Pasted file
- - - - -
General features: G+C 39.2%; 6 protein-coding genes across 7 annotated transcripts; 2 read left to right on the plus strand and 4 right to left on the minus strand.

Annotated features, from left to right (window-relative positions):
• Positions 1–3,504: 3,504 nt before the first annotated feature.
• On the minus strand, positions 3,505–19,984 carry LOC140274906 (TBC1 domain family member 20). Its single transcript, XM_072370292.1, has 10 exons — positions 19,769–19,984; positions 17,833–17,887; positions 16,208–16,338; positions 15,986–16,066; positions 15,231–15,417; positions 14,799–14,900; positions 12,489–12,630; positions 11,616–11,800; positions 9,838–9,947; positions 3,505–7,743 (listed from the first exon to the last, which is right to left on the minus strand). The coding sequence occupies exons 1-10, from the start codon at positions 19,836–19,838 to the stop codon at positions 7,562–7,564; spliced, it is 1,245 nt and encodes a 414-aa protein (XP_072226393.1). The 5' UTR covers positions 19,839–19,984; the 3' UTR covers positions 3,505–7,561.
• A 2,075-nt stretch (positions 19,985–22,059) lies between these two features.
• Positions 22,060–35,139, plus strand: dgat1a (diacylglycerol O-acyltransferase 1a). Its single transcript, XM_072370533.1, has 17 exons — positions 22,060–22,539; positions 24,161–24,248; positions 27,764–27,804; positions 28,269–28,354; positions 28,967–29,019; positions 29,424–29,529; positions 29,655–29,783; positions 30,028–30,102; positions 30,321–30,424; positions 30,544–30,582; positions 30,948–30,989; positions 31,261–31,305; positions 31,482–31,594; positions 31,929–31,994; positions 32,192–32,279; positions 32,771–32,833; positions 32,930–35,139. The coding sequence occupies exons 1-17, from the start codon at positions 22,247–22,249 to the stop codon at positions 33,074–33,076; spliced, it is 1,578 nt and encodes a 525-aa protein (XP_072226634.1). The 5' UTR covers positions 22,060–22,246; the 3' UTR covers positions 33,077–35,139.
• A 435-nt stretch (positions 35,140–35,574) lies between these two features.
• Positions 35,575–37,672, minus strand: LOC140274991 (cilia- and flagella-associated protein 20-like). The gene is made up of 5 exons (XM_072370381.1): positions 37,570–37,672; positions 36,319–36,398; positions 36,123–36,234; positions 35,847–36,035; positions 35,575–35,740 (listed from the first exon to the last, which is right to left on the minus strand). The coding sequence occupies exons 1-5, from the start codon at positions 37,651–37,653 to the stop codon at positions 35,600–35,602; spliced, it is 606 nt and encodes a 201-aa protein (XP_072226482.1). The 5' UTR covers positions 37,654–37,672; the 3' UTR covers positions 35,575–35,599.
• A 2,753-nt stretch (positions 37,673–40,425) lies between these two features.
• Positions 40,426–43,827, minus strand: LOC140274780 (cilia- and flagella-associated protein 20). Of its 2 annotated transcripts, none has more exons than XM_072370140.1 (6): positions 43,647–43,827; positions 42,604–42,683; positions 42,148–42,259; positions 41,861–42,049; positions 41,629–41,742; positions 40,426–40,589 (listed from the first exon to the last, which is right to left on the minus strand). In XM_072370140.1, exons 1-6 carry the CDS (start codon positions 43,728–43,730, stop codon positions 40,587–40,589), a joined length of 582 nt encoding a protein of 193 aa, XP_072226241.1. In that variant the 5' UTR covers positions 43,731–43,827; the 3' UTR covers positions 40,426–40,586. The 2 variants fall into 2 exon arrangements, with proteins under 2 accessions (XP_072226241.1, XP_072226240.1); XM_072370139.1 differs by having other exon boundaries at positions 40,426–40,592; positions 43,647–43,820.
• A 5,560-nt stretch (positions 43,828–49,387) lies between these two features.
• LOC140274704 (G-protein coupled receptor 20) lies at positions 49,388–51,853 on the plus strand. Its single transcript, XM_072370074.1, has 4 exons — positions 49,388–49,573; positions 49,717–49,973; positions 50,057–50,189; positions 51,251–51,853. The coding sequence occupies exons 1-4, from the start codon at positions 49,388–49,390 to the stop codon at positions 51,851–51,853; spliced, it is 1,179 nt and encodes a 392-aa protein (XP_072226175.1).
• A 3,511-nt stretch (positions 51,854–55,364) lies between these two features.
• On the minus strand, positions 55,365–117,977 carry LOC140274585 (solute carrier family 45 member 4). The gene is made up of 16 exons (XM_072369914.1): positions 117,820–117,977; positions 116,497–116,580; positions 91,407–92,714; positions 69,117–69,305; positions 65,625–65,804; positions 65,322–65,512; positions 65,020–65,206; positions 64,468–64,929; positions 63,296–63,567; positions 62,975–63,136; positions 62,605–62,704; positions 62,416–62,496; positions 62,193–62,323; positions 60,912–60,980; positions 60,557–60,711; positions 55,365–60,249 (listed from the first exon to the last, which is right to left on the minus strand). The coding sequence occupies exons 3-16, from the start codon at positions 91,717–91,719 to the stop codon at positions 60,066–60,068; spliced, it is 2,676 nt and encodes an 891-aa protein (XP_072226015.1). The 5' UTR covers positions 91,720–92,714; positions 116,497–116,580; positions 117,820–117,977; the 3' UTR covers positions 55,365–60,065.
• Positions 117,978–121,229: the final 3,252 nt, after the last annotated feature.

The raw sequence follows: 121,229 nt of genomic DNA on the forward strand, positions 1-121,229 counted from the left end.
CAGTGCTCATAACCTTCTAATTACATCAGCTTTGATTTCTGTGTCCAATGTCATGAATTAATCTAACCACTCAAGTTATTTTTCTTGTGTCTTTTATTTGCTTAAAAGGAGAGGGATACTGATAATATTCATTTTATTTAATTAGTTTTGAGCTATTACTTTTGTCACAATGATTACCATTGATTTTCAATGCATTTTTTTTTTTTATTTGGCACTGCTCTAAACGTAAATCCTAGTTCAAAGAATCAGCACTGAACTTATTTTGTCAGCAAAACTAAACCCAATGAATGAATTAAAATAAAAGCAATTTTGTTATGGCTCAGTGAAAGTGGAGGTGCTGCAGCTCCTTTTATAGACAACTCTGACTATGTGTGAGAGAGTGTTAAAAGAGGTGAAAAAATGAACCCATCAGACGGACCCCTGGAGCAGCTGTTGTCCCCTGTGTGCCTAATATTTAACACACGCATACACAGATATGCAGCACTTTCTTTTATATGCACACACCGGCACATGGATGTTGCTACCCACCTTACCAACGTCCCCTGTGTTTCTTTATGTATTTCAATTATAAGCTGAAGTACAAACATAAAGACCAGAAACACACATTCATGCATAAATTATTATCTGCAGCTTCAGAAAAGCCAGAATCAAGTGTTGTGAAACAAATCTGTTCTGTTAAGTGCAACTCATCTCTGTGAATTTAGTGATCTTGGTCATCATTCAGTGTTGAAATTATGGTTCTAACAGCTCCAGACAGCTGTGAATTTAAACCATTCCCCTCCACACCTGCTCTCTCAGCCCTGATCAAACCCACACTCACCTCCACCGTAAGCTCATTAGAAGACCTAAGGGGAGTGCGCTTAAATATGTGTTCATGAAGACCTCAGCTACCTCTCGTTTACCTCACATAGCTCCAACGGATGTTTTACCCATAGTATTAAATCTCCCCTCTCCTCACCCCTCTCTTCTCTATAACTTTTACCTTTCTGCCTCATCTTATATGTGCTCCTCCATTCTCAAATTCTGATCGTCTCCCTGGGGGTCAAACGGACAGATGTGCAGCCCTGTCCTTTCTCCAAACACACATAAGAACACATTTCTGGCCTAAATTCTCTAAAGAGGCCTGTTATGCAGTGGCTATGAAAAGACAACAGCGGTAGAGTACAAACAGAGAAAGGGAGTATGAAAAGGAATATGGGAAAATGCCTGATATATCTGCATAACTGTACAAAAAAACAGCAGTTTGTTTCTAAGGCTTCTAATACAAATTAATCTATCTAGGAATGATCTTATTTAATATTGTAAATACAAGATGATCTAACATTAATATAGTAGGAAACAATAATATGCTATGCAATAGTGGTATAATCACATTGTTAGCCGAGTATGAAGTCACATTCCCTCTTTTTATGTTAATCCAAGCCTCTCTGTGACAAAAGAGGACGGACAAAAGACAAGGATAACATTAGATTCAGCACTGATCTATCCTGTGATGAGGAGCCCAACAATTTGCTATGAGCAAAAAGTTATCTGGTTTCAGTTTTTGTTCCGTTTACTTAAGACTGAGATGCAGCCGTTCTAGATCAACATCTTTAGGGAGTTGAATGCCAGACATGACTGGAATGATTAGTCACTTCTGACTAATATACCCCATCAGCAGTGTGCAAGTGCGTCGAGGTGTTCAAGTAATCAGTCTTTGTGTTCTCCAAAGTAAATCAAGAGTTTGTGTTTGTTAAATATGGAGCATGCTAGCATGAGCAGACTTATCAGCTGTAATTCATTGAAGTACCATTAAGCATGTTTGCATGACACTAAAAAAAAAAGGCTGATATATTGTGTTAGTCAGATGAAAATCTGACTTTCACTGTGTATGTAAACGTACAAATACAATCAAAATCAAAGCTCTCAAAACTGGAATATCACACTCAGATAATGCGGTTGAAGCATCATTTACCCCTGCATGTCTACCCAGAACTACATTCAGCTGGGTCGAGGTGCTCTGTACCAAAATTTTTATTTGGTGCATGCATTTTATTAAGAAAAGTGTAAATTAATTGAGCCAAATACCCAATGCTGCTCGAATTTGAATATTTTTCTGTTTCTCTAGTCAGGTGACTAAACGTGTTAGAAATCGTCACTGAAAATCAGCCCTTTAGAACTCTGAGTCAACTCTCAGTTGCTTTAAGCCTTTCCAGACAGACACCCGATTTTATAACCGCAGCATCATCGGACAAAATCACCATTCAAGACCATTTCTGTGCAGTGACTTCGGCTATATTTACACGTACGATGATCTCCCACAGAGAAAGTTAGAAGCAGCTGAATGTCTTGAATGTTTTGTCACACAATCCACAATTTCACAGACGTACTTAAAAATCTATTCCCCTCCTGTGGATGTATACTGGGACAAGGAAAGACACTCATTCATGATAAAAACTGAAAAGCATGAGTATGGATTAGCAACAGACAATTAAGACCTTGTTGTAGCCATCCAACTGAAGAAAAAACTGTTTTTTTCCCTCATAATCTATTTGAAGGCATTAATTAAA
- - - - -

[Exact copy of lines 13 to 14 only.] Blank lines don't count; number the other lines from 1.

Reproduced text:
• A 3,511-nt stretch (positions 51,854–55,364) lies between these two features.
• On the minus strand, positions 55,365–117,977 carry LOC140274585 (solute carrier family 45 member 4). The gene is made up of 16 exons (XM_072369914.1): positions 117,820–117,977; positions 116,497–116,580; positions 91,407–92,714; positions 69,117–69,305; positions 65,625–65,804; positions 65,322–65,512; positions 65,020–65,206; positions 64,468–64,929; positions 63,296–63,567; positions 62,975–63,136; positions 62,605–62,704; positions 62,416–62,496; positions 62,193–62,323; positions 60,912–60,980; positions 60,557–60,711; positions 55,365–60,249 (listed from the first exon to the last, which is right to left on the minus strand). The coding sequence occupies exons 3-16, from the start codon at positions 91,717–91,719 to the stop codon at positions 60,066–60,068; spliced, it is 2,676 nt and encodes an 891-aa protein (XP_072226015.1). The 5' UTR covers positions 91,720–92,714; positions 116,497–116,580; positions 117,820–117,977; the 3' UTR covers positions 55,365–60,065.